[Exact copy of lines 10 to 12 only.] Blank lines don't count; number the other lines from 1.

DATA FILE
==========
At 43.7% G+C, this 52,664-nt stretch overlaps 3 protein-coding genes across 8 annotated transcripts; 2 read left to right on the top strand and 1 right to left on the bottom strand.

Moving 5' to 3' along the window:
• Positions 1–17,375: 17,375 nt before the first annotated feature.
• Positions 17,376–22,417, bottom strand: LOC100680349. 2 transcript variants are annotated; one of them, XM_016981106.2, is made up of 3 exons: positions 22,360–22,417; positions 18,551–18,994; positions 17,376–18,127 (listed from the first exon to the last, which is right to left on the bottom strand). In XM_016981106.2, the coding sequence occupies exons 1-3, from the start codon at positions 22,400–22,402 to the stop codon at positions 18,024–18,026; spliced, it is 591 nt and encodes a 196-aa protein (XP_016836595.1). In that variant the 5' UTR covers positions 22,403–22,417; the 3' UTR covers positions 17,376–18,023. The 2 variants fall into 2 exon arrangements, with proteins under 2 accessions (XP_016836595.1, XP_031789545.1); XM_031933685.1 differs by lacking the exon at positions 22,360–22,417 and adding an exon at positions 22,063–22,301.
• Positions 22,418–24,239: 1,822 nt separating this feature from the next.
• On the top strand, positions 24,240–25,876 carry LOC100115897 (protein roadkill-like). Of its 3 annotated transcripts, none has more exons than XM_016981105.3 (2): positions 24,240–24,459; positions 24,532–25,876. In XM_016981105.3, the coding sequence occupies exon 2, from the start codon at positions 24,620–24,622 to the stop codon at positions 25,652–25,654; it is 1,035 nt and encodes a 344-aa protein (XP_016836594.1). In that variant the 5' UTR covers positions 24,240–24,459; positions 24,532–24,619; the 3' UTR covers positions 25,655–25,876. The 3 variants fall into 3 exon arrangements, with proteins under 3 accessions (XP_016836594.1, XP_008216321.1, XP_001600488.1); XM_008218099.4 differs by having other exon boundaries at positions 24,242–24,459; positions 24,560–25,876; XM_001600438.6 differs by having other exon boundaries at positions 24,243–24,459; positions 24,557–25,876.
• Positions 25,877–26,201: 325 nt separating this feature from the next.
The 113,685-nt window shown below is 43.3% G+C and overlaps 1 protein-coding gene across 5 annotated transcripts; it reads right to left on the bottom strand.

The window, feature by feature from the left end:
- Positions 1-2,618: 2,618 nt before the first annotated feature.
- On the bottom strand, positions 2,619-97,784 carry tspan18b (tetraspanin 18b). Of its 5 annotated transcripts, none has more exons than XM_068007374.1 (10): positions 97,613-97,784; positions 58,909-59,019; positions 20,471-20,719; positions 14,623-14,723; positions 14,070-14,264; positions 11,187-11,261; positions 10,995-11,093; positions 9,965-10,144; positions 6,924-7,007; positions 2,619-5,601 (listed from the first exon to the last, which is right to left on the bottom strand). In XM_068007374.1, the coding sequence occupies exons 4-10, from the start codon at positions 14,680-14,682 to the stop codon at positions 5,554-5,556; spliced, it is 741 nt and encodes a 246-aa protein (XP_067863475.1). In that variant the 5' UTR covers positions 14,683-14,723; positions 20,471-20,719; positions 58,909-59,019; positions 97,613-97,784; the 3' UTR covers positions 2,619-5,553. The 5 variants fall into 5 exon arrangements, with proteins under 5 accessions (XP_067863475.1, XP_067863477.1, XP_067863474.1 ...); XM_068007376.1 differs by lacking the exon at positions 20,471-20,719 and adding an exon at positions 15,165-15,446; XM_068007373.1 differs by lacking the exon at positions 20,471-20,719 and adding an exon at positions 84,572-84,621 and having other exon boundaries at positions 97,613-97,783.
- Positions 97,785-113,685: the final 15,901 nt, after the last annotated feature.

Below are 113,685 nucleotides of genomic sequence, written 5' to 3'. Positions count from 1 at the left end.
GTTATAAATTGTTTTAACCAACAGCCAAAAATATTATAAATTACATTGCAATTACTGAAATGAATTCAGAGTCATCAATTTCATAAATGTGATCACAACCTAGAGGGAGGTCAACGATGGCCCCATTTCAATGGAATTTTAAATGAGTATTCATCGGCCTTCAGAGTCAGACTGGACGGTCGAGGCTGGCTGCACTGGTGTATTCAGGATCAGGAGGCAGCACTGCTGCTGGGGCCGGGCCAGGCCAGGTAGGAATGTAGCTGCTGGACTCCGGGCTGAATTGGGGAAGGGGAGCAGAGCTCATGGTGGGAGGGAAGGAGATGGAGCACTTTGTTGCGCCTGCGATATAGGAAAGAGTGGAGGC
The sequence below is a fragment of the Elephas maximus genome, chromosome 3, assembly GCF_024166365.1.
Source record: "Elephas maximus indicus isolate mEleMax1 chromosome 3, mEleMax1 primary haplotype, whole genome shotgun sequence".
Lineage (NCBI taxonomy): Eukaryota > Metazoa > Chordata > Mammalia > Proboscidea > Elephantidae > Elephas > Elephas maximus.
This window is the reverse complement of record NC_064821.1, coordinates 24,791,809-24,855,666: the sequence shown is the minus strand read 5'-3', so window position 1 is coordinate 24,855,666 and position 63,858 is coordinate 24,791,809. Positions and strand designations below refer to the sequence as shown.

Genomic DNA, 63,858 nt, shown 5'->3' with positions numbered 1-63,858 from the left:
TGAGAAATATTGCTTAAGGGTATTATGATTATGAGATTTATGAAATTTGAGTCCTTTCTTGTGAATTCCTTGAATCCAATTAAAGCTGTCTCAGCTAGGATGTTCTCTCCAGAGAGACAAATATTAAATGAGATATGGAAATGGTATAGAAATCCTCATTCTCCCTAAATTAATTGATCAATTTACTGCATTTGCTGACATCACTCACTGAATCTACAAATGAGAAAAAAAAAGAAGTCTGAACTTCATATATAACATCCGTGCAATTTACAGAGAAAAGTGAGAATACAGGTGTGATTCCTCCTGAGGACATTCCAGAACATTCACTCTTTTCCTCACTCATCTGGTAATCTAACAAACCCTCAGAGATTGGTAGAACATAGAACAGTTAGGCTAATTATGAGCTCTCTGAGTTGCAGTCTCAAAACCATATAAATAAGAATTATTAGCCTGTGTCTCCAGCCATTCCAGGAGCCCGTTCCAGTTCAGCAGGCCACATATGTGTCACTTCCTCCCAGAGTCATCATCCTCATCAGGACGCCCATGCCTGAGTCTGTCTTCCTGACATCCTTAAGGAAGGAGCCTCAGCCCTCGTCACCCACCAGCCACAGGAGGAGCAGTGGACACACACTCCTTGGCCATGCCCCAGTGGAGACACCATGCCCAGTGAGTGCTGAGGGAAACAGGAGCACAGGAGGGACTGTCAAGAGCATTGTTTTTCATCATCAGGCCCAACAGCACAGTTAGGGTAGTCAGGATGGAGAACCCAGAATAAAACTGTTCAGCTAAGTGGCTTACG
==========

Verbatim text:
- Positions 1-2,618: 2,618 nt before the first annotated feature.
- On the bottom strand, positions 2,619-97,784 carry tspan18b (tetraspanin 18b). Of its 5 annotated transcripts, none has more exons than XM_068007374.1 (10): positions 97,613-97,784; positions 58,909-59,019; positions 20,471-20,719; positions 14,623-14,723; positions 14,070-14,264; positions 11,187-11,261; positions 10,995-11,093; positions 9,965-10,144; positions 6,924-7,007; positions 2,619-5,601 (listed from the first exon to the last, which is right to left on the bottom strand). In XM_068007374.1, the coding sequence occupies exons 4-10, from the start codon at positions 14,680-14,682 to the stop codon at positions 5,554-5,556; spliced, it is 741 nt and encodes a 246-aa protein (XP_067863475.1). In that variant the 5' UTR covers positions 14,683-14,723; positions 20,471-20,719; positions 58,909-59,019; positions 97,613-97,784; the 3' UTR covers positions 2,619-5,553. The 5 variants fall into 5 exon arrangements, with proteins under 5 accessions (XP_067863475.1, XP_067863477.1, XP_067863474.1 ...); XM_068007376.1 differs by lacking the exon at positions 20,471-20,719 and adding an exon at positions 15,165-15,446; XM_068007373.1 differs by lacking the exon at positions 20,471-20,719 and adding an exon at positions 84,572-84,621 and having other exon boundaries at positions 97,613-97,783.
- Positions 97,785-113,685: the final 15,901 nt, after the last annotated feature.